Among the sweet wines, often called dessert wines as well, we can choose wines from different wine regions, varieties and production methods. A late harvest wine literally comes from the late harvest. The grapes are cut much later, between May and June in the case of Chile. The reason for this later harvesting is that the grapes could be affected by Botrytis cinerea, a fungus that covers the skin of the grapes and concentrates their flavors.
Several favorable conditions such as humidity and correct temperature must be present to let the botrytis cinerea break out to the grapes. It is one of the “miracles” of nature. That is why many famous denominations, as Sauternes or Tokaj, are located next to the rivers. The humidity caused by the morning fog, plus the warm late summer and early autumn atmosphere, create the perfect conditions for ripening of the grapes and the appearance of the noble botrytis.
But, why the botrytis is so important? Because of its appearance covering and penetrating the grapes, a series of chemical reactions that modify parameters as acidity and sugar are provoked. Thus, inside the berry, begin to form aromas of honey, flowers and tangerines, which next are intensified and perfected by winemaking.
Very important is also the kind of variety. The strain for a late harvest wine should be a one with fine skin, as in the case of Sauvignon Blanc, Muscat, Gewürztraminer, Riesling or Furmint. The most recognized regions for its sweet wines are Tokaj in Hungary, Sauternes and Barsac in France, and Mosel and Rheingau in Germany. But even there, only in exceptional years, wines with noble botrytis can be produced. In most cases, late harvest is made with only a percentage of botrytis, or only with dehydrated grapes. The idea is that clusters can stay on the vine as long as possible, grow slowly, at its own time mature, and concentrate their full aromas and flavors.
The grapes must be hand- picked and selected during several passes, discarding spoiled berries. Late harvest is made and stored in oak barrels. Once bottled it has a golden color and phenomenal aromas and flavors. Through the winemaking process, and its natural properties (high level of sugar is a natural preservative), these wines can be stored in the cellar for years.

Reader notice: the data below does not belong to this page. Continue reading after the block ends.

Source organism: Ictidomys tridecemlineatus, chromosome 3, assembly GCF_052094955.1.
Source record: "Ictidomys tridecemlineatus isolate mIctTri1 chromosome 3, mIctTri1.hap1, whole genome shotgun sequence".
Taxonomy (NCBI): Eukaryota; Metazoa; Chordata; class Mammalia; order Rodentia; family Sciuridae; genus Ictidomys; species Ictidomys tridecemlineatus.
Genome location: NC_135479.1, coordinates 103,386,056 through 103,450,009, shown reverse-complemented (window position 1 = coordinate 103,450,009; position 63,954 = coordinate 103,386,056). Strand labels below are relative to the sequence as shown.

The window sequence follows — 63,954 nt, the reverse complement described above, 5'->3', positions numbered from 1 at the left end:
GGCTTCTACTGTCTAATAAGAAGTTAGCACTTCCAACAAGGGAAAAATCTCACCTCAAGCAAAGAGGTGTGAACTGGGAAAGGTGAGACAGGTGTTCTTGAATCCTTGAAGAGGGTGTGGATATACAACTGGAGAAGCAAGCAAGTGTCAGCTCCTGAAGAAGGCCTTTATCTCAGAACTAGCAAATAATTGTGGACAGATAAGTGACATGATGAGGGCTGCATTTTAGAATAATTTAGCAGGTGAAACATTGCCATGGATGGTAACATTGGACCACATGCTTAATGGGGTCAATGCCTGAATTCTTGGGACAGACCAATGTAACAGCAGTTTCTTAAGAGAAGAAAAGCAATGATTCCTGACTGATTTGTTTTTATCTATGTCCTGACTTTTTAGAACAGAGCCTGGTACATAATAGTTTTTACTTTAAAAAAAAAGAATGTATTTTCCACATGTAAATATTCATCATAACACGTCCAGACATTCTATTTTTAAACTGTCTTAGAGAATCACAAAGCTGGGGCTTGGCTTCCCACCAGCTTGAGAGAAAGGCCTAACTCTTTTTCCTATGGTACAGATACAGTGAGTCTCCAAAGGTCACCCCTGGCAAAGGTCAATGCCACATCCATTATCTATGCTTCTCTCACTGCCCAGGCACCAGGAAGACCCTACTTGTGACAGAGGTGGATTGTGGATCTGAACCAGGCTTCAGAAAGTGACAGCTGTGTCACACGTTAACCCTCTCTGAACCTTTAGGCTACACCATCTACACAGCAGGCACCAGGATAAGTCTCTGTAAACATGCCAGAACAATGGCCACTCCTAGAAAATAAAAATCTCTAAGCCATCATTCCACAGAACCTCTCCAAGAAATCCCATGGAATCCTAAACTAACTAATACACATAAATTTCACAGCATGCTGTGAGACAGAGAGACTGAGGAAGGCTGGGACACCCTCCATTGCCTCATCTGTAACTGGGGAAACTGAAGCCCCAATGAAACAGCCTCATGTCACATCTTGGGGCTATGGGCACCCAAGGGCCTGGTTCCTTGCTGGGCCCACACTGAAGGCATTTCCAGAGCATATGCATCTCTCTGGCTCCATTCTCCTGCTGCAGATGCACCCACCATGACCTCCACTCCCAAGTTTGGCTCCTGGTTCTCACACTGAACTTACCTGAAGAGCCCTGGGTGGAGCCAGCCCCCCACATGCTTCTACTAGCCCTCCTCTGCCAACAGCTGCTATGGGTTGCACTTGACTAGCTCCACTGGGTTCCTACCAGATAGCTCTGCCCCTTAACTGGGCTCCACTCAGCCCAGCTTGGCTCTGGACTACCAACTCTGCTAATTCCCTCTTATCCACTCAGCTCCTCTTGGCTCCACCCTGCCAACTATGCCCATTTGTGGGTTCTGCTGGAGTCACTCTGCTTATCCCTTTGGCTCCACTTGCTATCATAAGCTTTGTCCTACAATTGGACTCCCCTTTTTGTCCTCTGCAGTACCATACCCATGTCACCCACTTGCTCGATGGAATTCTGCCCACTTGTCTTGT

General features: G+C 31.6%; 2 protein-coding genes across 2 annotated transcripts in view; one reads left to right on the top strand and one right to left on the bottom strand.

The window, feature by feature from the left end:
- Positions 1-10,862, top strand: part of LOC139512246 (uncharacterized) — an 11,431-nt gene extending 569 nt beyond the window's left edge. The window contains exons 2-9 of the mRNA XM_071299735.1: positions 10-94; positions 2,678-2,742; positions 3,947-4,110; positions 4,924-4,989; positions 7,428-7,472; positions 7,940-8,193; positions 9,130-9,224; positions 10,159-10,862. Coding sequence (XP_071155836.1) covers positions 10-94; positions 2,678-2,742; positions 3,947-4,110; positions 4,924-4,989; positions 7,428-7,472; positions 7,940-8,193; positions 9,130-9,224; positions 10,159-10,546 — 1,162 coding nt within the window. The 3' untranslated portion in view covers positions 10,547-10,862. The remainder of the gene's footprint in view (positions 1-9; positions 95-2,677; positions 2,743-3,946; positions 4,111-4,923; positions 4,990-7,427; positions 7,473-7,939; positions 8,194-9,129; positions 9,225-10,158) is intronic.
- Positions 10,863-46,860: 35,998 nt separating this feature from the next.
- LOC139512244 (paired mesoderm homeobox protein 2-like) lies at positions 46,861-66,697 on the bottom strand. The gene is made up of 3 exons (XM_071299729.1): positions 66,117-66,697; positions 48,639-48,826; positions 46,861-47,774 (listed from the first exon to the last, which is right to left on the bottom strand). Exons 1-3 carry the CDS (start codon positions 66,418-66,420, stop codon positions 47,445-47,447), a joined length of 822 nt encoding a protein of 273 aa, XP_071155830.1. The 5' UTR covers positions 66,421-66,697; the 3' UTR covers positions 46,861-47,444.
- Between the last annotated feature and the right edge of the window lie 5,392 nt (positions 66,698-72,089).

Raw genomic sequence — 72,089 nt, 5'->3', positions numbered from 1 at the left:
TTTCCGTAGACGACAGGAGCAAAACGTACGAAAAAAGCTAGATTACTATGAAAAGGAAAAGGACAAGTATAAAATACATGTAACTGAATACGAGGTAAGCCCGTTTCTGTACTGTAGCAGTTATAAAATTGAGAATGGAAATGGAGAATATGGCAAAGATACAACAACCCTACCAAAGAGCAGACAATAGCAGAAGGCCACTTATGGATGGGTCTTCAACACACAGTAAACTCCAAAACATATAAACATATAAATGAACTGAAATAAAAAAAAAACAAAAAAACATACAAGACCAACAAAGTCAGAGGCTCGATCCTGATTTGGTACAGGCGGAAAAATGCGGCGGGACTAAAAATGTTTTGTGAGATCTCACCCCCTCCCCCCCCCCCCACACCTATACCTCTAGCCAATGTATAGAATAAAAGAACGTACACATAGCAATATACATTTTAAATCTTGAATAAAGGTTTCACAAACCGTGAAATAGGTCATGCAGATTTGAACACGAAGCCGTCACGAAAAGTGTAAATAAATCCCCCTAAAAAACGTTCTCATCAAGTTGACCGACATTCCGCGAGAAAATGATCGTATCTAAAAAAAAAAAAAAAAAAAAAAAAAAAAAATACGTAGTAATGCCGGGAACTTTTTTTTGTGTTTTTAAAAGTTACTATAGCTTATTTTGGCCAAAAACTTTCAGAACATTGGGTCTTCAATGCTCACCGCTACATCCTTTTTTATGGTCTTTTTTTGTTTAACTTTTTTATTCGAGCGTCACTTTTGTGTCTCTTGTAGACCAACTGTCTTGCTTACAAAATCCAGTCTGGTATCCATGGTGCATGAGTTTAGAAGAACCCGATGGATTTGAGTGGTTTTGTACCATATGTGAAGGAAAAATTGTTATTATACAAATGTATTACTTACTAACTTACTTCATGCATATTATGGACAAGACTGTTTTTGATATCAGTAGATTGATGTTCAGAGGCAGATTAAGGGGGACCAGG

Late harvest wines have a common denominator: their appearance and bouquet. In the glass this wine can develop shades of gold, sienna, ocher, tea, beer, amber, saffron, cinnamon and copper. On the nose, it develops different families of fragrances: musk, resin, sandalwood, caramel, toasted almonds, chocolate, milk, linden flowers, acacia, magnolia, blossoming fruit trees, narcissus, jasmine, geranium, honey, nuts, ripe quinces, apricots, pears, peaches, melons, grapes and spices such as vanilla. On the palate, sweet wine is noble fine, and it also has a perfect balance between sweetness, acidity.
In our portfolio you can make some great pairings with two late harvest wines: Frontera Late Harvest Moscatel, a sweet and very aromatic wine; and Casillero del Diablo Late Harvest, elaborated with the Sauvignon Blanc. It is a wine with great acidity of vibrant fruit aromas, with notes of honey, tropical fruits and wild flowers. Each reflects perfectly not only the style of wine, but also the personality of the strain.
Frontera Late Harvest Moscatel is aromatic, full of floral notes, ripe fruits and honey, so it is highly recommended for desserts, especially for the ones based on fruits, like Pavlova or Macedonia salad or just a cake with custard and seasonal fruits. Also consider this sweet wine for spicy and oriental food, such as Chinese or Thai. This pairing will surprise you! The sweetness mitigates the hot spices, resulting in a perfect balance.
Casillero del Diablo Late Harvest on the other hand, comes from Maule Valley and is made from Sauvignon Blanc. It presents notes of tropical fruits, honey and a touch of green aromas. With its complexity and expressive bouquet it is perfect for sweet recipes, like a vanilla cheesecake, crème brûlée and apple strudel. However, one of the phenomenal pairing for this wine is cheese like Gorgonzola or Roquefort. Try it with a smoked cheese too. I would also recommend Casillero del Diablo Late Harvest with crostini with chicken livers pâté or foie gras. These products are characterized by their strong and defined flavors. In these cases, the sweetness and complexity of the late harvest wine are an excellent counterpoint to strong flavors.
I present you a recipe for homemade Tuscan livers pâté. Enjoy it with your late harvest!
Crostini with Tuscan livers pâté
Ingredients for 4 people
- 250g chicken livers
- 1 onion finely chopped
- 4 tablespoons olive oil
- Half a glass of Cognac or aged Pisco
- Salt and pepper
- 50 g anchovy fillets
- 50 g of capers
- 50 g butter
- A pinch of dried sage
- Warm olive oil and brown the onion.
- Cut the pieces of liver.
- Add liver to the onion and fry for a few minutes
- Pour Cognac and cook in heat until the liquid evaporates.
- Season with salt and pepper, add sage and fry 5 minutes.
- Cool slightly, next, pass all into the blender with anchovies, capers and butter. Reduce everything to a creamy consistency.
- Enter the slices of bread in the oven and then expand on them a thick layer of pâté.